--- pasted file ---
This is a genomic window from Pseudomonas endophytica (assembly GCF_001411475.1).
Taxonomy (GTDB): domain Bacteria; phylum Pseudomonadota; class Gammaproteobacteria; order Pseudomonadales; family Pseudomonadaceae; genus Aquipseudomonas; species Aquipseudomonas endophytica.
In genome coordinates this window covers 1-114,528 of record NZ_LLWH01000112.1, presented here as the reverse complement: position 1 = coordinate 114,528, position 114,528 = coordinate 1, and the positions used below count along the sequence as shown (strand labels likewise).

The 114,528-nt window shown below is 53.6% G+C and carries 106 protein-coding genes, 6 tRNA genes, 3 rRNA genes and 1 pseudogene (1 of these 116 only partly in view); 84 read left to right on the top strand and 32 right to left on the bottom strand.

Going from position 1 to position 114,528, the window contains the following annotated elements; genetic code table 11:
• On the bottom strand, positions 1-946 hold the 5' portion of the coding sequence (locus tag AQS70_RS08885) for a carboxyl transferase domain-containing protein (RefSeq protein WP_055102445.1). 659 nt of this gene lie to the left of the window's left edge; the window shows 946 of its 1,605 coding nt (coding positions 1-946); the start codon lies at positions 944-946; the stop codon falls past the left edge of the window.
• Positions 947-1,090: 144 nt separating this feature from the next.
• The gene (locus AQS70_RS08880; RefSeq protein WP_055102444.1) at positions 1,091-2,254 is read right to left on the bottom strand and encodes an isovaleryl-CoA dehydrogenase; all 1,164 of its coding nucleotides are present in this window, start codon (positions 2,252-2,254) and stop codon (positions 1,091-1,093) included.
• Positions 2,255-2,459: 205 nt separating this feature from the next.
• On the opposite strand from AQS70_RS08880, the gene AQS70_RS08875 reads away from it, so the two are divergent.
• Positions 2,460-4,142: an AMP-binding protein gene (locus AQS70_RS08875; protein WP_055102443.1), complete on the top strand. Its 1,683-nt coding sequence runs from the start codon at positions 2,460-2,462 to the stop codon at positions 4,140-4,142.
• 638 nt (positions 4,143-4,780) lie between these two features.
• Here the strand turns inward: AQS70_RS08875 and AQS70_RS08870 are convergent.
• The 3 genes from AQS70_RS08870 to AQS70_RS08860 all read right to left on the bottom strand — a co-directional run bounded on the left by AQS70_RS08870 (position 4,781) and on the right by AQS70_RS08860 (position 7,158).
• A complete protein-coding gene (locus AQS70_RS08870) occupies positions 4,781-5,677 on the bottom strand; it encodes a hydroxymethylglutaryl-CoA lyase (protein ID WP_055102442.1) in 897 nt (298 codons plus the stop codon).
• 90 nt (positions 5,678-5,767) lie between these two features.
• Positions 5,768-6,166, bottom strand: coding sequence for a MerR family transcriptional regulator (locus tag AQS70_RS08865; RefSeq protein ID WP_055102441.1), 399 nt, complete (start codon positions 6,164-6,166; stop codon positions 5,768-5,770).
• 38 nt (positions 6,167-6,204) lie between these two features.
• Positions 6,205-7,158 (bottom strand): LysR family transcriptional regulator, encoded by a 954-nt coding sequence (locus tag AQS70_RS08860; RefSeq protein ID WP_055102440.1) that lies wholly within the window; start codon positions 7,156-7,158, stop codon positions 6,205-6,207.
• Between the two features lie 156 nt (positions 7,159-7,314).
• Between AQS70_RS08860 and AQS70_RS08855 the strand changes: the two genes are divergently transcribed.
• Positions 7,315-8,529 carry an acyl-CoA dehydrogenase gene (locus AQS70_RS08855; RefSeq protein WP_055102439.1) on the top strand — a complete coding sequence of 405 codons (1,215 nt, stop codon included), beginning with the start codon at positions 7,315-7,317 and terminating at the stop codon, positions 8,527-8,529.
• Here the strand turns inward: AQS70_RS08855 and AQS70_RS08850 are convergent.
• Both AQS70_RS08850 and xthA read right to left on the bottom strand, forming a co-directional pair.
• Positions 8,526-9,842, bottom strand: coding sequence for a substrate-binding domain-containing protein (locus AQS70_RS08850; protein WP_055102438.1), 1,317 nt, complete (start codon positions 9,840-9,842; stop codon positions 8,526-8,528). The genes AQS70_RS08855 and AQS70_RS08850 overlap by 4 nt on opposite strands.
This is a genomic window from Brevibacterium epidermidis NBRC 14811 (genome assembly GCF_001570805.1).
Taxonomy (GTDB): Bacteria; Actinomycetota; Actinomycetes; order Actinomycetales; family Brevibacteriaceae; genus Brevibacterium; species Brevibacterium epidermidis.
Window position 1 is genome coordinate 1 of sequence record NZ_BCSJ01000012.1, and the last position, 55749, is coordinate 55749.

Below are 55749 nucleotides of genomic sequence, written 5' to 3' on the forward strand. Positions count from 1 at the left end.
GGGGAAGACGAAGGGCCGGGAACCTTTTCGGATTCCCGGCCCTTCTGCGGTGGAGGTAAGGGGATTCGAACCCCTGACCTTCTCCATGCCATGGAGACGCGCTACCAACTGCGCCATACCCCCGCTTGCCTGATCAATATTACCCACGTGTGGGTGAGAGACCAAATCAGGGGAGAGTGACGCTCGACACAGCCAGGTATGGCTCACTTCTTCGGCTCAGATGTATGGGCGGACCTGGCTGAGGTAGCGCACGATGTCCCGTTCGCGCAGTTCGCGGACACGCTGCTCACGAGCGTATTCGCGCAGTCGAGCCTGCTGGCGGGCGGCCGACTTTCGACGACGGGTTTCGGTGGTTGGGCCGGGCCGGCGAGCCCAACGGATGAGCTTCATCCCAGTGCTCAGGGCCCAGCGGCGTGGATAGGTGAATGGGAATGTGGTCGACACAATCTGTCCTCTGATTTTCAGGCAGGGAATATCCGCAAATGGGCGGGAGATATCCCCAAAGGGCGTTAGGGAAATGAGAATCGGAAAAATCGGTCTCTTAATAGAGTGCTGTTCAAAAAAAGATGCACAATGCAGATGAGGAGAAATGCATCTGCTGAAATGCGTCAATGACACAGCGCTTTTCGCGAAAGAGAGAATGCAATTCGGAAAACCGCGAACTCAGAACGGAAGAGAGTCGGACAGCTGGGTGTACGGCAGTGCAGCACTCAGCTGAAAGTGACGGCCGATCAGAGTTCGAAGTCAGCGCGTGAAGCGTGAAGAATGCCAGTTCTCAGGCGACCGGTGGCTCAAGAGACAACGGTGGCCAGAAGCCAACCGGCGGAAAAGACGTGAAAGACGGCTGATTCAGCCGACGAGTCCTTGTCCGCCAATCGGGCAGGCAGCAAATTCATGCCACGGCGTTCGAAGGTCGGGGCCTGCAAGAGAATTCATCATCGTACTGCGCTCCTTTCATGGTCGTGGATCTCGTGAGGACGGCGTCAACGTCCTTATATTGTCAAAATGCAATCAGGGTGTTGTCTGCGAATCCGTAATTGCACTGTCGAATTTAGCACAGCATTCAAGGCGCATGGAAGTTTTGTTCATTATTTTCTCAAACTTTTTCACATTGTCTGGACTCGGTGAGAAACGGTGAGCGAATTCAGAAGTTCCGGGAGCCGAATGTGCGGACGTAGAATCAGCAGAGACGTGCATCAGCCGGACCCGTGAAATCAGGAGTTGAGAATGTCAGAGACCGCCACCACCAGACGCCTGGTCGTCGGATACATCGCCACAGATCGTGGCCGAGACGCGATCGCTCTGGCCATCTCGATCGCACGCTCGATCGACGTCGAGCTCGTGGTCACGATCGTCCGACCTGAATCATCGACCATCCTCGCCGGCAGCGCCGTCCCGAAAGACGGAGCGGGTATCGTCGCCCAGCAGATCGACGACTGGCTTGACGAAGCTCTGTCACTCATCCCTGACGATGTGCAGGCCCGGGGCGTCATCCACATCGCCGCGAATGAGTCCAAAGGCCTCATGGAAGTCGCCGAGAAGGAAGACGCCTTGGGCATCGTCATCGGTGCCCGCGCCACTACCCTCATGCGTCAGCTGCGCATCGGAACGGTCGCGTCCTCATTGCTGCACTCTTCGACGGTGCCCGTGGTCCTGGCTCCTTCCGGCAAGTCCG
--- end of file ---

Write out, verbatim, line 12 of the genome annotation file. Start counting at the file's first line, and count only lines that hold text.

• 638 nt (positions 4,143-4,780) lie between these two features.